Domestic Extraction DE of Raw Materials

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The aggregate flow DE covers the annual amount of raw materials, apart from water and air, extracted from the national territory in order to be used as material factor inputs to economic processing. The term used refers to acquiring value within the economic system. "Inputs from the environment refer to the extraction or movement of natural materials on purpose and by humans or human controlled means of technology (i.e., involving labour). . . . Unused flows are materials that are extracted from the environment without the intention of using them" (Eurostat 2001a:17).

Domestic extraction consists of biomass,2 fossil fuels, industrial minerals and gross ores, and construction minerals.3 DE on the national level indicates resource depletion within a country's territory. This depletion may be temporary (as with agricultural biomass) or long term (as with the destruction of primary forest or the extraction of minerals and ores). This relates to intergenerational equity as a sustainability issue. On a global scale, DE reflects the overall scale of human activity on this planet. Comparing DE between countries indicates each country's share in the global raw material extraction. When differentiating by class of materials, DE relates to specific scarcities. DE of plant biomass, for example, can be related to global net primary production of biomass, DE of fossil fuels, minerals, and ores to known reserves.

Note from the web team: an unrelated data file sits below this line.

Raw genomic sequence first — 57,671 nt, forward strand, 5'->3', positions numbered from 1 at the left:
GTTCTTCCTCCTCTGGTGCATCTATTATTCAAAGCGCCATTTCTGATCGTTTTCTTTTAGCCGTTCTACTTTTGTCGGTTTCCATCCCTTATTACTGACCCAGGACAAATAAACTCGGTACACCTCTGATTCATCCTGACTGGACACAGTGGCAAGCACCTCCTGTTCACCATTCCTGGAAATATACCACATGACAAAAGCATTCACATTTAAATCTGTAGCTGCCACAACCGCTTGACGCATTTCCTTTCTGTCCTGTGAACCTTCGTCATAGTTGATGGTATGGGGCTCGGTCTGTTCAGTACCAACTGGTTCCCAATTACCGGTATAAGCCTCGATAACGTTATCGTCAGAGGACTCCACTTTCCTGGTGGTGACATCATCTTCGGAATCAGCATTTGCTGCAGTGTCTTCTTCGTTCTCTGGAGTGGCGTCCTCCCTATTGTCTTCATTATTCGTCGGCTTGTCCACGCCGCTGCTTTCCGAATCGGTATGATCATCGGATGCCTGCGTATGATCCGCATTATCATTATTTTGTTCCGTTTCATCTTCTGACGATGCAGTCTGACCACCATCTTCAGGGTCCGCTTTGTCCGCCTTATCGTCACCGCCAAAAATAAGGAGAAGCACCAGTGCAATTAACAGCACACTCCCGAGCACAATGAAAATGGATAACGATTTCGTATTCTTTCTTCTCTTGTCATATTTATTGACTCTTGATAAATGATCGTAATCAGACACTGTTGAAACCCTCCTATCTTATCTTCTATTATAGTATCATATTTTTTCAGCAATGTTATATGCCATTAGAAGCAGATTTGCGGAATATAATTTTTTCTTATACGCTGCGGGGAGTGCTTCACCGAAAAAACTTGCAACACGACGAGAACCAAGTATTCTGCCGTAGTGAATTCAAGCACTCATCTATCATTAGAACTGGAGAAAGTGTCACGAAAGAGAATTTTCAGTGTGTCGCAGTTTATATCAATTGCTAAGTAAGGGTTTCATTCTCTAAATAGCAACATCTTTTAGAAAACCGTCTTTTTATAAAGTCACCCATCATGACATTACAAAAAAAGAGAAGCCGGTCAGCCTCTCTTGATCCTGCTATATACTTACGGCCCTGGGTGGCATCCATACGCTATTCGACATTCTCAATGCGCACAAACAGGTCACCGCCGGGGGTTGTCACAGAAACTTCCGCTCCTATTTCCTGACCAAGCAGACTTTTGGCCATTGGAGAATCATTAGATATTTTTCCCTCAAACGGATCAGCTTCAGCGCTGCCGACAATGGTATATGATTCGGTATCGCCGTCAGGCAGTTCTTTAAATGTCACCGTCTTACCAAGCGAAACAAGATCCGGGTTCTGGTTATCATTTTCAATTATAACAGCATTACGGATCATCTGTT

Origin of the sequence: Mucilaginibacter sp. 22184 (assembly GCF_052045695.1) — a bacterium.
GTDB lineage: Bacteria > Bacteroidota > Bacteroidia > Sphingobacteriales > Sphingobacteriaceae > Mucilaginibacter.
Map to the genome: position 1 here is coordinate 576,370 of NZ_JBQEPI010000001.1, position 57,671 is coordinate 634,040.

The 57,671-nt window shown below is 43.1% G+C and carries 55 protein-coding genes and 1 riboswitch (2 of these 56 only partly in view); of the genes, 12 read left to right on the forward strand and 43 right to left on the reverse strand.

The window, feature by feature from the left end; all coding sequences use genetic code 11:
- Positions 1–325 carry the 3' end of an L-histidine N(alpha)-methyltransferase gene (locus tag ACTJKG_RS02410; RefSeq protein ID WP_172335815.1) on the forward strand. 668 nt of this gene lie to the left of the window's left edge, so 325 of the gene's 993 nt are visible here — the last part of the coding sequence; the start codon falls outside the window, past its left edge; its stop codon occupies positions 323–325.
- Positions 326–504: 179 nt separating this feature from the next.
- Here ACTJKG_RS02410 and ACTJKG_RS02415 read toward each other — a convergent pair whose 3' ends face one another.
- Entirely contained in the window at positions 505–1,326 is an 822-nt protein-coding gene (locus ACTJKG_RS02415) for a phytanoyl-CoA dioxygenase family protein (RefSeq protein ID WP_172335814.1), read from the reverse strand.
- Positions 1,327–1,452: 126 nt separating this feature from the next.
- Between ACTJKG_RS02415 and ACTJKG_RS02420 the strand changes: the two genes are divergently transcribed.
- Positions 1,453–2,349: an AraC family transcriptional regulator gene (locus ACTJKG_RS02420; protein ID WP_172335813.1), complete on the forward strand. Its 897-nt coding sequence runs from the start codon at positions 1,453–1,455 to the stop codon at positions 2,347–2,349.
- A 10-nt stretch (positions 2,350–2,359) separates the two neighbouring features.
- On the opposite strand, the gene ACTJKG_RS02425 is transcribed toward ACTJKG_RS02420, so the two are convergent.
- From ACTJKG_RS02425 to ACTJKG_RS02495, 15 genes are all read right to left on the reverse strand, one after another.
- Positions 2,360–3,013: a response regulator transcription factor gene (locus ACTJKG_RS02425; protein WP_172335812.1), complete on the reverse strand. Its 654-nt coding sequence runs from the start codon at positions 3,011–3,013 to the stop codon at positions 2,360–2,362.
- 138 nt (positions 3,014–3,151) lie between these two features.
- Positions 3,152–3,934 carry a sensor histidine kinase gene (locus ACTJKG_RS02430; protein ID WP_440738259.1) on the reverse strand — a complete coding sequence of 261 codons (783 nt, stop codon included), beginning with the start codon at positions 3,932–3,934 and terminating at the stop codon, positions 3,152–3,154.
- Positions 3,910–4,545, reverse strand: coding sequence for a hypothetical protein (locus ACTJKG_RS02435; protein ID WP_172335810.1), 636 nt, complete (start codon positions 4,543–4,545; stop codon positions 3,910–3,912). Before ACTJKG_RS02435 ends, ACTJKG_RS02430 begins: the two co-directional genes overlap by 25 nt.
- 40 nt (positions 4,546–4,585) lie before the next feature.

DE per square kilometer indicates environmental pressure on the domestic natural environment in relation to its size and the intensity of its human use. The specific environmental pressure may consist of competitive pressure on other species and loss of biodiversity. Most fractions of DE somehow relate to area: Biomass is clearly area dependent; construction materials (always used in close proximity to their extraction) are used for sealing land and regulating water bodies, which competes with biotic uses of land; and fossil fuels enrich the atmospheric carbon cycle unless neutralized by the growth of green plants, which need area.

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